20 tn The word שָׁלִשִׁם (shalishim) means “officers” or some special kind of military personnel. At one time it was taken to mean a “three man chariot,” but the pictures of Egyptian chariots only show two in a chariot. It may mean officers near the king, “men of the third rank” (B. Jacob, Exodus, 394). So the chariots and the crew represented the elite. See the old view by A. E. Cowley that linked it to a Hittite word (“A Hittite Word in Hebrew,” JTS 21 [1920]: 326), and the more recent work by P. C. Craigie connecting it to Egyptian “commander” (“An Egyptian Expression in the Song of the Sea: Exodus XV.4,” VT 20 [1970]: 85).

21 tn Heb “with a high hand”; the expression means “defiantly,” “boldly,” or “with confidence.” The phrase is usually used for arrogant sin and pride, the defiant fist, as it were. The image of the high hand can also mean the hand raised to deliver a blow (Job 38:15). So the narrative here builds tension between these two resolute forces.

22 tn The disjunctive vav introduces a circumstantial clause here.

23 tn Heb “drew near.”

24 tn Heb “lifted up their eyes,” an expression that indicates an intentional and careful looking – they looked up and fixed their sights on the distance.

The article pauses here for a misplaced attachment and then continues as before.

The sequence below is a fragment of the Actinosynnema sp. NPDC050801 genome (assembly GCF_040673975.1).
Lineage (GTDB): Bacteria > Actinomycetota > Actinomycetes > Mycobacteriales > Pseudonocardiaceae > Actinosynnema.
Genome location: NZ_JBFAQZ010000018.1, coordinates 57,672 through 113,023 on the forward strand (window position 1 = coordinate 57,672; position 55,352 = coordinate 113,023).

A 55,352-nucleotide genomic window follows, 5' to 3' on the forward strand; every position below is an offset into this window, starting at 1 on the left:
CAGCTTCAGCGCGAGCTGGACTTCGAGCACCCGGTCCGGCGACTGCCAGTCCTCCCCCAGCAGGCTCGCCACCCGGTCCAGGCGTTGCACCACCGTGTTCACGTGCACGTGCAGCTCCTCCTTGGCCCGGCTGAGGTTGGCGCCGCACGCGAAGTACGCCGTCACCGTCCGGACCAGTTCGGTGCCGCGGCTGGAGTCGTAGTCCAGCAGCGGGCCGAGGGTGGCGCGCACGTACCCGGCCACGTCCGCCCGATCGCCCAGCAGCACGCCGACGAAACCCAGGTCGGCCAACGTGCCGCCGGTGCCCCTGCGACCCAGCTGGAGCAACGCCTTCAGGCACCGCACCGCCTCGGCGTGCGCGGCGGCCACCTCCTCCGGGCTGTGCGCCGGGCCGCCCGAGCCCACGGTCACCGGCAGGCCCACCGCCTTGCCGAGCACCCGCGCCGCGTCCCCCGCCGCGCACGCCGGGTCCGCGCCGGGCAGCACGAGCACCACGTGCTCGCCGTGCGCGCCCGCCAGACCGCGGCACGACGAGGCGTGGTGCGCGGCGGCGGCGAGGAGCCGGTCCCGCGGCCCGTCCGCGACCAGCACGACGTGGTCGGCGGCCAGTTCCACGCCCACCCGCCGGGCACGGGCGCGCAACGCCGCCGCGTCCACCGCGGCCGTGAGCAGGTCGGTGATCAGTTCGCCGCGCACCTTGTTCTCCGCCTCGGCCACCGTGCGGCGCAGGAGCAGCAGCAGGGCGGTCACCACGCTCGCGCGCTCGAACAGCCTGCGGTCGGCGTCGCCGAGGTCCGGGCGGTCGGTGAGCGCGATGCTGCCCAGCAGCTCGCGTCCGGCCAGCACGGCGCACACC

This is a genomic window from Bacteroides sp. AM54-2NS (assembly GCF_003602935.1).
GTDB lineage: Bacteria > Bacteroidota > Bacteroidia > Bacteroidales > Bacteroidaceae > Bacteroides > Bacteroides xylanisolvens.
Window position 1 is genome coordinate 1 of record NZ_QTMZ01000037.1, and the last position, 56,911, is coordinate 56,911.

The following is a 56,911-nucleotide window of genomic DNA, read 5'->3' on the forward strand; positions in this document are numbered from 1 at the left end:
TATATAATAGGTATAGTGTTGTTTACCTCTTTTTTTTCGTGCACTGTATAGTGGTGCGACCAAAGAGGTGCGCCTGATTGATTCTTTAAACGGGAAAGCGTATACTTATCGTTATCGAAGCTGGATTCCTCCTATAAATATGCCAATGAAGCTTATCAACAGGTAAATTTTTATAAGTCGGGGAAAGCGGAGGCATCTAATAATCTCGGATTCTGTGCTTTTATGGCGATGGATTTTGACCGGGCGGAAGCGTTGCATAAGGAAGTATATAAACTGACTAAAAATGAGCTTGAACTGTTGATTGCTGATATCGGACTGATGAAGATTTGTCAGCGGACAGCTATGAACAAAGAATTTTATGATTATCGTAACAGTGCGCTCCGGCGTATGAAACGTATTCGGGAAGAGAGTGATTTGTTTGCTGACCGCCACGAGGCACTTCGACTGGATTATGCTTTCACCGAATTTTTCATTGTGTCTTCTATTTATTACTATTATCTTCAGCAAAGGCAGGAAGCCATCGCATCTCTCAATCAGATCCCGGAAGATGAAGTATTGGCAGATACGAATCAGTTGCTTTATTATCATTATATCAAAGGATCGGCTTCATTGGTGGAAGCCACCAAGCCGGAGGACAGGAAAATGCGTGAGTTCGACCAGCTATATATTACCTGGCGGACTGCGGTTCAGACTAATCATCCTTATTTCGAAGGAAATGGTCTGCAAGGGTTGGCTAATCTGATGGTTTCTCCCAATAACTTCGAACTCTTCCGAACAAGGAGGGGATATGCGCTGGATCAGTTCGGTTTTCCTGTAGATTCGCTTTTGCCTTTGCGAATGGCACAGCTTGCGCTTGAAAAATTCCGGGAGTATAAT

25 tn The construction uses הִנֵּה (hinneh) with the participle, traditionally rendered “and behold, the Egyptians were marching after them.” The deictic particle calls attention in a dramatic way to what was being seen. It captures the surprise and the sudden realization of the people.

26 tn The verb “feared” is intensified by the adverb מְאֹד (mÿod): “they feared greatly” or “were terrified.” In one look their defiant boldness seems to have evaporated.

27 sn Their cry to the Lord was proper and necessary. But their words to Moses were a rebuke and disloyal, showing a lack of faith and understanding. Their arrogance failed them in the crisis because it was built on the arm of flesh. Moses would have to get used to this murmuring, but here he takes it in stride and gives them the proper instructions. They had cried to the Lord, and now the Lord would deliver.